I have been to the Royal Society of Edinburgh twice in the last two weeks, for different reasons.
Yesterday it was for my induction as a Fellow, along with forty-odd others. One of the things that we were told was that the RSE is trying to diversify its membership, and it is no longer true that all the new Fellows are 70-year-old male professors; but there are still a few of us, doing what we do best.
We were encouraged to spread the word about the RSE and the good things it does, so here is my small contribution.
The RSE was founded by royal charter from George III in 1783. It differs from many national academies in the diversity of interests of its Fellows: it is not just a scientific society like the Royal Society of London, although it is true that academics in the science subjects predominate. Academics in the humanities and social sciences, public figures, business people, authors and artists all figure. Indeed, probably the best-known President ever was Sir Walter Scott, whose towering monument you pass on the way to the RSE premises from Waverley Station in Edinburgh.
Among its other functions, the RSE gives entirely non-partisan advice on matters of national interest to the Scottish government.
Before the induction ceremony we were given a tour of the building, whose chief treasures are large portraits of famous people, mostly former presidents. Here are a few of them: Michael Atiyah, Thomas Brisbane, David Brewster, P. G. Tait, and D’Arcy Thompson. (Which of these was not RSE President?)
Brisbane gave his name to the city where I was an undergraduate for four years (educated in a system based on the Scottish system). According to our guide, he took the job as Governor of New South Wales because he was an astronomer and was interested in viewing the Southern stars. But he was not the worst governor of New South Wales, although there are probably fewer things named after him than either his predecessor Lachlan Macquarie or his successor Ralph Darling. (Incidentally, in Australia he is Thomas Brisbane but the RSE calls him Makdougall Brisbane.)
My previous visit two weeks ago was for a lecture on the new Queensferry Crossing, given by Naeem Hussain, the global leader of bridge design at Arup, who had designed it. It was a good lecture, inspiring and humorous by turns. He told us that he first came to the UK in 1964, went for a holiday in Scotland, saw the then-new Forth Road Bridge, and thought to himself, “I wish I could have designed that bridge”. So, fifty years later, he got his chance. Designing a third bridge to stand beside the two iconic bridges already there was an aesthetic as well as an engineering challenge, as he acknowledged; the new bridge, like the one on the other side (the nineteenth-century Forth Bridge) has three cantilever points, while the one in the middle is suspended from two points. Moreover, although politicians boast that the bridge towers are the highest such in the UK, Naeem would rather stress how low they are. (He made them as low as the engineering would allow, and used slim pillars rather than the more common A, H or diamond shapes, so as not to overwhelm visually the other two bridges.)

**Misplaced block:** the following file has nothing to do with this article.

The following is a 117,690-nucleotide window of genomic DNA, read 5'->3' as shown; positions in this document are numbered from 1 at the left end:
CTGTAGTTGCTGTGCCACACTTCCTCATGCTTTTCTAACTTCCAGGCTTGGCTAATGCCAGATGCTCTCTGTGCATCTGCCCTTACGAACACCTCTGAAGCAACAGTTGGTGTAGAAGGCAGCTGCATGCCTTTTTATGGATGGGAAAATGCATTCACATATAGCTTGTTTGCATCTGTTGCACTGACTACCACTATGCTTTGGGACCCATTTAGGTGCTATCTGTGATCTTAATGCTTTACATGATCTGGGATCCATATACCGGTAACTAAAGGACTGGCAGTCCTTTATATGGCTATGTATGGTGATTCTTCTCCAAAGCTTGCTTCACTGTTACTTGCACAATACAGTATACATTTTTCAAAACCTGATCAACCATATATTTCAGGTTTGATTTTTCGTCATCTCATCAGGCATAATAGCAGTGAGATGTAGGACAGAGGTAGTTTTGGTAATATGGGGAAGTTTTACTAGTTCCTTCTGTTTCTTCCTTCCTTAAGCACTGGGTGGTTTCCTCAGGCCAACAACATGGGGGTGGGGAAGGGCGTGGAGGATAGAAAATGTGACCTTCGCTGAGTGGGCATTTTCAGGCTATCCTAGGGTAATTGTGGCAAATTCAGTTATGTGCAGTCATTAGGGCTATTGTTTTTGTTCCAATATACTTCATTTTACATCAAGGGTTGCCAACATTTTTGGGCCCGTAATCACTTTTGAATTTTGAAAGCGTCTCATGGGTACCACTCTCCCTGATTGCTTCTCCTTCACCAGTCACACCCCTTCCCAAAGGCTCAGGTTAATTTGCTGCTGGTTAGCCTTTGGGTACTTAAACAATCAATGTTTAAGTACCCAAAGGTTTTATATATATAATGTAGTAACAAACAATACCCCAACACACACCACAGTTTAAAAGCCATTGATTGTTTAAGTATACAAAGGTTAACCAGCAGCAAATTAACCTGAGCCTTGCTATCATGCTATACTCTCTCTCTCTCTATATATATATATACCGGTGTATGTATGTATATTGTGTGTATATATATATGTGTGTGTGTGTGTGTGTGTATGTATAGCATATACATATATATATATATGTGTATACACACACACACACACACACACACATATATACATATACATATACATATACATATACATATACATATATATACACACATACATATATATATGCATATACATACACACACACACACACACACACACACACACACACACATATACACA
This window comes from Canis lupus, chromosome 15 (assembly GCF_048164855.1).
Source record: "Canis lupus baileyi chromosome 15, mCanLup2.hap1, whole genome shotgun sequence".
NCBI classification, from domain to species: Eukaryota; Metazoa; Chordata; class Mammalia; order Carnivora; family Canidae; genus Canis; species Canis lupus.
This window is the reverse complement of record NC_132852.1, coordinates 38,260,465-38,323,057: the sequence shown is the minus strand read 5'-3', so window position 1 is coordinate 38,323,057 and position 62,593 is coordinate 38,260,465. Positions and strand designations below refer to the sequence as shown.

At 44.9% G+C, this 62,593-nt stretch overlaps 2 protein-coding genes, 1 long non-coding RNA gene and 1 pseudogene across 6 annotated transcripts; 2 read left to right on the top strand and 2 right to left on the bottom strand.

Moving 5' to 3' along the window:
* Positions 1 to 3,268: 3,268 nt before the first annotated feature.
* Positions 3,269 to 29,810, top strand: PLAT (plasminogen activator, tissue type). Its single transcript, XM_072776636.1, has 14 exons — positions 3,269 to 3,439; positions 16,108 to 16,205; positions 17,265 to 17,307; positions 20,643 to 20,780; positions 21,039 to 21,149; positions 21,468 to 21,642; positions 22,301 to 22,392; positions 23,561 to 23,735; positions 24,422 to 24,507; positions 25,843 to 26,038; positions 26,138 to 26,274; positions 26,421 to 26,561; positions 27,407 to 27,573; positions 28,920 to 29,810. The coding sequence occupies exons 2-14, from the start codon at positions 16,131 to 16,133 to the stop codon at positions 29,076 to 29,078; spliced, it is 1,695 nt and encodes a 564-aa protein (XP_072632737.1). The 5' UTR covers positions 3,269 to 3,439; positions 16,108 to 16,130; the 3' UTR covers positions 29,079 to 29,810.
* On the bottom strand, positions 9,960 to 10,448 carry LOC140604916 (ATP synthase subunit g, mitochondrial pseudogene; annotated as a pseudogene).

This was preceded by a trip to the Visitor Centre where we had a view of the three bridges, some models of the new one, and talks by the person who commissioned it, the engineer who built it, and a university professor who gave a very entertaining talk putting it into context. (Did you know that, when the Forth Road Bridge was designed, the only motorway in the UK was the Preston By-pass?)
Here are the bridges, taken last year from the Fife side, near Aberdour.
On that occasion, I was able to take a good look at the grant of arms to the RSE. The heraldic description includes the phrases
Per fess wavy Sable and Argent the scientific sign “D.N.A. Helix” fessways enhanced Gules and Azure
A celestial crown Or showing five mullets Argent
Do you know what “mullets” are in this context? (You might be able to cheat by looking at Wikipedia.)